The 5 Best Musical Performances On Hugh Hefner's 'Playboy After Dark'

From 1969-1970, adult entertainment impresario Hugh Hefner - who turns 91 today - hosted Playboy After Dark, a swanky TV show that invited viewers into Hef's rumpus room, where one of the biggest rock acts of the day would serve as the party's house band. The acting was brutal, but the live music was often sensational.

Here are the best musical performances from 'Playboy After Dark.'

1. The Grateful Dead

Cannabis icon Jerry Garcia was still in mourning when he chatted with Hef before The Grateful Dead's set on 'Playboy After Dark.' In October 1967, members of the counterculture officially put the Summer of Love to rest by marching through Haight-Ashbury and other neighborhoods of San Francisco with a coffin symbolizing the Death of the Hippie - a demonstration to raise awareness that the counterculture was about a frame of mind, not a specific time and place.

"Haight-Ashbury is just a place," Garcia told Hefner. "It's just a street. It's not really the thing - it never was the thing that was going on. It was the thing people could talk about because it was easy to remember."

The Grateful Dead then performed 'Mountains on the Moon' and 'St. Stephen' live.

2. Tina Turner

The 'Ike and Tina Revue' episode of 'Playboy After Dark' was pretty sedate until Tina riled up the crowd with a rollicking cover of 'I Want to Take You Higher' by Sly and the Family Stone.

For their second set, Tina belted a "greasy" version of The Beatles' 'Come Together'. "When you say grease, it means getting down to the nitty gritty" in music," Tina explained to Hef between retaking the stage. She also performed 'Proud Mary' and The Rolling Stones' 'Honky Tonk Women'.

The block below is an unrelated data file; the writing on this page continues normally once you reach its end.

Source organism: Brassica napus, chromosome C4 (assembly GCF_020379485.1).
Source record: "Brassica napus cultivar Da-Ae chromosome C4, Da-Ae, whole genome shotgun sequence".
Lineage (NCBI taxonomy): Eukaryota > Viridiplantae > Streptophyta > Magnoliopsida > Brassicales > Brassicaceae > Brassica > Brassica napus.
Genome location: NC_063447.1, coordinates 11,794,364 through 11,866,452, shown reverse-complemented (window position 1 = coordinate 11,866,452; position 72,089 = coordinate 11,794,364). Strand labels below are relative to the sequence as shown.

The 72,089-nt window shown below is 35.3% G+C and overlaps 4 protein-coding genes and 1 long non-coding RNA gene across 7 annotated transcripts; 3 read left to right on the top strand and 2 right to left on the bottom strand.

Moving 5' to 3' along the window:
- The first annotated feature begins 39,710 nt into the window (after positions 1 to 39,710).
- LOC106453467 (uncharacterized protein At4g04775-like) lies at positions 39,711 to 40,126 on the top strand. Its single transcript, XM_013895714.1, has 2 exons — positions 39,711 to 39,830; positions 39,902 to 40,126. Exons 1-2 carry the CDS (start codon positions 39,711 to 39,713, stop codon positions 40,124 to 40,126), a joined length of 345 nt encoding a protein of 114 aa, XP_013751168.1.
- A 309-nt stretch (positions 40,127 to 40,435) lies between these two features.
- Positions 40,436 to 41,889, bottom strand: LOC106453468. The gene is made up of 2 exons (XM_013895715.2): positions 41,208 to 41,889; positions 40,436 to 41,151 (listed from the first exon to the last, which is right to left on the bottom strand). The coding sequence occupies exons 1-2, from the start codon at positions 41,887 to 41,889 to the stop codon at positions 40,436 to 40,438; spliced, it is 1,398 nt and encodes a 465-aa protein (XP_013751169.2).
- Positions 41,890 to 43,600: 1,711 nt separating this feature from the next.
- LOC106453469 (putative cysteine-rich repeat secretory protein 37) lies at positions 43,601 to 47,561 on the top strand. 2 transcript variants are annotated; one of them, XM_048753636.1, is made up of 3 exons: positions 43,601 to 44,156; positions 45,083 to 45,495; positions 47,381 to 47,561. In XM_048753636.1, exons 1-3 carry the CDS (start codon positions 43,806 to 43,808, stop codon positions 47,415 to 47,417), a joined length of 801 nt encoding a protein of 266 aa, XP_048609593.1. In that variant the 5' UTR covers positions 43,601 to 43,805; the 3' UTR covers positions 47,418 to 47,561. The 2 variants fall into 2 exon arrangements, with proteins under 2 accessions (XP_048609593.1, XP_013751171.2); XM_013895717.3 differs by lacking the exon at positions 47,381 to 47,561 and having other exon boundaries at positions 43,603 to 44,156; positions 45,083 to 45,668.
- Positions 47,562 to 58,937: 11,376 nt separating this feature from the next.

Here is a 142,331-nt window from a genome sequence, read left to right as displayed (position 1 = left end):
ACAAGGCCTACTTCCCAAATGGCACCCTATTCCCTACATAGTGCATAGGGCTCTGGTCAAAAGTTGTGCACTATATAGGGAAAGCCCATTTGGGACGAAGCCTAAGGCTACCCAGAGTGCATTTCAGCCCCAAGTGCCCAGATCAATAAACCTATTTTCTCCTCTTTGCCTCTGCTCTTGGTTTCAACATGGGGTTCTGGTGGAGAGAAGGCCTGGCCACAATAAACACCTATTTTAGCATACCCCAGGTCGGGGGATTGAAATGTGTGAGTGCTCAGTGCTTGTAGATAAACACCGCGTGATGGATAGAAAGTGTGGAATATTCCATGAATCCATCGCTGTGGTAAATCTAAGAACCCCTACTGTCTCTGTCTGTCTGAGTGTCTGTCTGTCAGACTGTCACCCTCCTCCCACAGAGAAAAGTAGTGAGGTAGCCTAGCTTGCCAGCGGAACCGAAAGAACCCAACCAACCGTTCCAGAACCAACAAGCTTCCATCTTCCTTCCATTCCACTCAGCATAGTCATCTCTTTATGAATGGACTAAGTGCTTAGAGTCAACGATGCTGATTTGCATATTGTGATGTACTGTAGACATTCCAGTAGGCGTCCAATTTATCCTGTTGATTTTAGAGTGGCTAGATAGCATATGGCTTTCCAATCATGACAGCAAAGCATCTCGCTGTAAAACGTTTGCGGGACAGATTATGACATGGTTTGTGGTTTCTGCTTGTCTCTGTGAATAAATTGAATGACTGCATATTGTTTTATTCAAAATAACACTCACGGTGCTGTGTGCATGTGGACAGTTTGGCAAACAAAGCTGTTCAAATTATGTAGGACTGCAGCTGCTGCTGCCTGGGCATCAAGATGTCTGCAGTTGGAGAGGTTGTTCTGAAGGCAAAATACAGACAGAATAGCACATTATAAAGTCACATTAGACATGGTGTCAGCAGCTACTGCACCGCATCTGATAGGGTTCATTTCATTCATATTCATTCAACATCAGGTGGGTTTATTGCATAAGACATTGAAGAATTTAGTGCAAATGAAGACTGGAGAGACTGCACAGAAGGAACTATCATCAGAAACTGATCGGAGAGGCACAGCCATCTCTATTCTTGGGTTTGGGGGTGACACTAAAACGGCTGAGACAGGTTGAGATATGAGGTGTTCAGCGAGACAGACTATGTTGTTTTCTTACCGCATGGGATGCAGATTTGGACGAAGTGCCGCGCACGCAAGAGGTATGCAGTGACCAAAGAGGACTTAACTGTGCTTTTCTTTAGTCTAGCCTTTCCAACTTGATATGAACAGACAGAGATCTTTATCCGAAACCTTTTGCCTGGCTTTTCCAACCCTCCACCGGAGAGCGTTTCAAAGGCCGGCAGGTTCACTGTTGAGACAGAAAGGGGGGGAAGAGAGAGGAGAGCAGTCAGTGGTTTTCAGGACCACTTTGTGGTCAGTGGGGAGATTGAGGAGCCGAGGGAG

3. Deep Purple

Deep Purple were a little too far-out for Hef's comfort when they stopped by the rumpus room in 1969 and shared a spooky experience with Hefner's guests. 

"I understand that you all moved into a house together so that you could live together and work together, but it didn't work out," Hefner said. "What happened?"

"It was haunted," keyboardist Jon Lord explained while wearing dark sunglasses inside.

"You really believe it was haunted?"

"I know it was haunted," a spacey Lord insisted. "I saw it with my own...glasses."

"I'm not gonna ask you the circumstances under which it became possible to see all those strange manifestations," Hefner added awkwardly before asking the band to play their breakout hit 'Hush'.

4. The Byrds

Unfortunately, not all the bands that appeared on 'After Dark' performed live. (We're looking at you, Three Dog Night.) Some didn't even try to lip synch convincingly. (Your ears should be burning, Iron Butterfly.)

But that only makes the truly live sets all that much better. Especially with bands like The Byrds, who stopped by the show to do what they did best - smoothing out the edges of Bob Dylan's hits.

Here they are performing Dylan's 'You Ain't Goin' Nowhere' and 'This Wheel's on Fire' (which was co-written with RIck Danko of The Band).

5. Fleetwood Mac

Technically, the legendary rock group performed as The Fleetwood Mac as Hef flubbed their intro. But the group took the misnomer in stride, performing 'Rattlesnake Shake' with the band's original lineup of Peter Green, Jeremy Spencer, John McVie, Danny Kirwan and Mick Fleetwood.


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